Magi from the East: The main actors in this chapter are the Magi or Wisemen from the East. The word Matthew used is magoi in Greek, and this is the only time in the New Testament that the word is used positively. Normally it referred to magicians, like Simon Magus. Matthew says merely that the magoi came from the East without details about their origin. Westerners have generally seen the Orient as exotic and mysterious, and that has played into our popular descriptions of the Magi. It is possible that Matthew is using the Orient as a way to add flair to his story of Jesus, but it is more likely that he is connecting the East to the rising of the Sun. In the ancient world, the East was the direction of life and new birth while the West symbolized death.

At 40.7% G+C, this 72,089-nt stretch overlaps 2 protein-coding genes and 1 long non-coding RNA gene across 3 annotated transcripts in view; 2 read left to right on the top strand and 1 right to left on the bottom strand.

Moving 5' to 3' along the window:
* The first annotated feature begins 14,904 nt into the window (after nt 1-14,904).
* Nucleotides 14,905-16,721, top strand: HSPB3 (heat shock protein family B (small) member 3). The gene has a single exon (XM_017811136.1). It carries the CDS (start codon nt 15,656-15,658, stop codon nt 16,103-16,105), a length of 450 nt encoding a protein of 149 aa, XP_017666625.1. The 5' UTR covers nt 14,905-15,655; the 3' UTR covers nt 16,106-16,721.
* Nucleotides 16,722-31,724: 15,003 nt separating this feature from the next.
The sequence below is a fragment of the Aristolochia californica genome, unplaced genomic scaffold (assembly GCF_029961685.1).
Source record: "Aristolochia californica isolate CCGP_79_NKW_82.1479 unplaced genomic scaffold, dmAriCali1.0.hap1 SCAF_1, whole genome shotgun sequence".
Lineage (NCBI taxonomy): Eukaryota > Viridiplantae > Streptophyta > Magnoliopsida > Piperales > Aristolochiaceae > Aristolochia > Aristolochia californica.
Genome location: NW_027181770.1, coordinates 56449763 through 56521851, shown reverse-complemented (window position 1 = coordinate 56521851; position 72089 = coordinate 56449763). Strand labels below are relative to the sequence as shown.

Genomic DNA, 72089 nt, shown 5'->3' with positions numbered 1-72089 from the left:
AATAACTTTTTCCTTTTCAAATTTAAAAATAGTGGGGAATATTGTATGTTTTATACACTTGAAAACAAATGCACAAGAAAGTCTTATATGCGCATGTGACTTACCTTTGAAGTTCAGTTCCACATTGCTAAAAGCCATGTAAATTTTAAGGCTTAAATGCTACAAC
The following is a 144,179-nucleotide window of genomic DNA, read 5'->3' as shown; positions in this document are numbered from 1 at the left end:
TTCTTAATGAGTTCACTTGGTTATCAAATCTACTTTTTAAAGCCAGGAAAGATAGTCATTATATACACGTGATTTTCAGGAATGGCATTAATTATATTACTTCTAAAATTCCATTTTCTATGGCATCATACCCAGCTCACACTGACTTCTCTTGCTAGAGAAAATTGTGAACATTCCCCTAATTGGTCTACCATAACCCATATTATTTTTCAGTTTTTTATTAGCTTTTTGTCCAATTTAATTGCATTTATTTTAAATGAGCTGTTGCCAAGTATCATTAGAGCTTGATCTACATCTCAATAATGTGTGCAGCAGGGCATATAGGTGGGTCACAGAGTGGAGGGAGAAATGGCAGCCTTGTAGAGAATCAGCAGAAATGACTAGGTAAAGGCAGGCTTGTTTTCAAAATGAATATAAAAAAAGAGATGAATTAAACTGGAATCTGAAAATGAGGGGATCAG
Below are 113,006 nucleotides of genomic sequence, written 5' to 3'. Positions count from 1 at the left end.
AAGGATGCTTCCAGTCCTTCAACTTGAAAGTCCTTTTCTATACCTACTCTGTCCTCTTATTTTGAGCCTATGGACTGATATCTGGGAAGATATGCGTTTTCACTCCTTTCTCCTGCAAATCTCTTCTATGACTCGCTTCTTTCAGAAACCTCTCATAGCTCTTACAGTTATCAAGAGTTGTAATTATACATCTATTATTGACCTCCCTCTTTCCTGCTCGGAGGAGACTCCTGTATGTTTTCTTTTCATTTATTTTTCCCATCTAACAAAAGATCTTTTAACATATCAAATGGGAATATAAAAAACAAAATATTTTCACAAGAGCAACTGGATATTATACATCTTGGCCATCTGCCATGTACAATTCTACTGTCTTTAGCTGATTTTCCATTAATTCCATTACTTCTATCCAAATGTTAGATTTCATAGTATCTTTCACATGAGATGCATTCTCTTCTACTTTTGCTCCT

It is likely that Matthew was not thinking of any specific country of origin for these exotic worshipers, but scholars through the centuries have offered three reasonable suggestions: Persia (Parthia), Babylon (Chaldea), or Arabia. These regions all had magician/astrologers like the magoi in Matthew. The Greek historian Herodotus described Magi as a priestly caste in ancient Medes who served the Persians after they conquered Medes. Magi interpreted dreams and advised the emperors, much as Joseph did in Egypt. With the rise of Zoroastrianism in Persia, the magi became priests of the new religion. This is why you sometimes hear that Matthew’s Wisemen were Zoroastrian priests. There was a legend in ancient Persia that Zoroaster’s seed had been preserved in a lake and one day a virgin would conceive after swimming. Her son would destroy evil and raise the dead. It is possible that Christianity spread in Persia in part because of the similarity of Matthew’s account of Jesus’ birth and this Zoroastrian prophecy. Early Christian artists painted the Magi in Persian dress.